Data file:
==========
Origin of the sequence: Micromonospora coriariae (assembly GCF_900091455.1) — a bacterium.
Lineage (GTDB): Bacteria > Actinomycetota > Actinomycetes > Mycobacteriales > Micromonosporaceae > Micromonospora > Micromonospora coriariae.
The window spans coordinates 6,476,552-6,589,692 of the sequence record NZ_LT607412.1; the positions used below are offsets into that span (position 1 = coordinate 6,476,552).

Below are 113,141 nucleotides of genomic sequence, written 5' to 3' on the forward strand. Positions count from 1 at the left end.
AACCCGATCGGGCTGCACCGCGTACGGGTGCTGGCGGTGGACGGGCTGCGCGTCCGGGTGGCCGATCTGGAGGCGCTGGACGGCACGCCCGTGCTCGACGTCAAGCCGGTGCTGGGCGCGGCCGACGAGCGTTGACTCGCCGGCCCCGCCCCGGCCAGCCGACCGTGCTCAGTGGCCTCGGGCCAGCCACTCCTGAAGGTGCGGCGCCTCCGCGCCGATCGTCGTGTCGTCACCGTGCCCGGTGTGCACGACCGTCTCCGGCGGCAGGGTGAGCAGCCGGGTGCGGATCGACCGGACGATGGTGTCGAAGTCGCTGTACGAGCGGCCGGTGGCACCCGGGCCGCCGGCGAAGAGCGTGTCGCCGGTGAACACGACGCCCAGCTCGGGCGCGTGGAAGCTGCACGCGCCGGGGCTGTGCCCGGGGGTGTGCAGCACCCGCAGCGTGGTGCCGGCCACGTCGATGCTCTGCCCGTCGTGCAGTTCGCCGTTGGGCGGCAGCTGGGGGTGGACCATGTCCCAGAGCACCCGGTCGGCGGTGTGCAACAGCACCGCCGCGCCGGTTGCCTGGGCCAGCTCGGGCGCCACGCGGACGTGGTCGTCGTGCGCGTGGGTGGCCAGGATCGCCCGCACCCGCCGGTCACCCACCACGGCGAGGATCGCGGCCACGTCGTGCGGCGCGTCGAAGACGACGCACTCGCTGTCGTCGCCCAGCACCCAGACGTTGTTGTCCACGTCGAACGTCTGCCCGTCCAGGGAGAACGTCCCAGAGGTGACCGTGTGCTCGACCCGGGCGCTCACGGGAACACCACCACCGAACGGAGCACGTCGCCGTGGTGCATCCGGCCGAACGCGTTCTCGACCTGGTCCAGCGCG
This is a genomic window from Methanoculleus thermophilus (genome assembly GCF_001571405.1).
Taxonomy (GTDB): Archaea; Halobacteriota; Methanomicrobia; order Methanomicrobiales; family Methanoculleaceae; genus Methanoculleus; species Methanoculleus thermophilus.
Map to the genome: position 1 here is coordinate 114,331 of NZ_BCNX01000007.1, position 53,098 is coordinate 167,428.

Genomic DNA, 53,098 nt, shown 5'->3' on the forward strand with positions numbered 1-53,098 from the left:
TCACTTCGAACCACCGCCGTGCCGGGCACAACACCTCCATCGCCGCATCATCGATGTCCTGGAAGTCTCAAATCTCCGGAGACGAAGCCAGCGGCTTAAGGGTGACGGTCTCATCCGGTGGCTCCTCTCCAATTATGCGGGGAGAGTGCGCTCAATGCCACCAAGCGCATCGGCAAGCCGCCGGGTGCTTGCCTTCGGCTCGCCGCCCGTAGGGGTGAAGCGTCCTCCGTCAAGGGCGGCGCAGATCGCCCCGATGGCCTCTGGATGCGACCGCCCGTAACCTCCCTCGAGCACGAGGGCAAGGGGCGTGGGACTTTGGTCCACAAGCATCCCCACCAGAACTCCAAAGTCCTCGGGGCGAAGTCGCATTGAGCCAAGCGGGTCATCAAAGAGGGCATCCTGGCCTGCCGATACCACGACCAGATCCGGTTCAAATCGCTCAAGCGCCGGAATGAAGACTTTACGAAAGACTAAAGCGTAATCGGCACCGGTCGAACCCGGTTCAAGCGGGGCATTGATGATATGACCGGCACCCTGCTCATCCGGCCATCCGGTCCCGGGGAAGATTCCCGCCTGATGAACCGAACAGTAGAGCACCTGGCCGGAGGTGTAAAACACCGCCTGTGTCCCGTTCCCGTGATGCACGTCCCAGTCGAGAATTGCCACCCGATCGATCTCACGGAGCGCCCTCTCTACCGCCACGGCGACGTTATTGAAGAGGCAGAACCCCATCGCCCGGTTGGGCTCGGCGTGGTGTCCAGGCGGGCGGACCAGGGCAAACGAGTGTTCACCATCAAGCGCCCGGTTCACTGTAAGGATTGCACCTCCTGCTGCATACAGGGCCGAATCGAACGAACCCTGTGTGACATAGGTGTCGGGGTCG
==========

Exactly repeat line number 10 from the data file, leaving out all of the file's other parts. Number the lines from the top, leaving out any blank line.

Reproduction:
TCACTTCGAACCACCGCCGTGCCGGGCACAACACCTCCATCGCCGCATCATCGATGTCCTGGAAGTCTCAAATCTCCGGAGACGAAGCCAGCGGCTTAAGGGTGACGGTCTCATCCGGTGGCTCCTCTCCAATTATGCGGGGAGAGTGCGCTCAATGCCACCAAGCGCATCGGCAAGCCGCCGGGTGCTTGCCTTCGGCTCGCCGCCCGTAGGGGTGAAGCGTCCTCCGTCAAGGGCGGCGCAGATCGCCCCGATGGCCTCTGGATGCGACCGCCCGTAACCTCCCTCGAGCACGAGGGCAAGGGGCGTGGGACTTTGGTCCACAAGCATCCCCACCAGAACTCCAAAGTCCTCGGGGCGAAGTCGCATTGAGCCAAGCGGGTCATCAAAGAGGGCATCCTGGCCTGCCGATACCACGACCAGATCCGGTTCAAATCGCTCAAGCGCCGGAATGAAGACTTTACGAAAGACTAAAGCGTAATCGGCACCGGTCGAACCCGGTTCAAGCGGGGCATTGATGATATGACCGGCACCCTGCTCATCCGGCCATCCGGTCCCGGGGAAGATTCCCGCCTGATGAACCGAACAGTAGAGCACCTGGCCGGAGGTGTAAAACACCGCCTGTGTCCCGTTCCCGTGATGCACGTCCCAGTCGAGAATTGCCACCCGATCGATCTCACGGAGCGCCCTCTCTACCGCCACGGCGACGTTATTGAAGAGGCAGAACCCCATCGCCCGGTTGGGCTCGGCGTGGTGTCCAGGCGGGCGGACCAGGGCAAACGAGTGTTCACCATCAAGCGCCCGGTTCACTGTAAGGATTGCACCTCCTGCTGCATACAGGGCCGAATCGAACGAACCCTGTGTGACATAGGTGTCGGGGTCG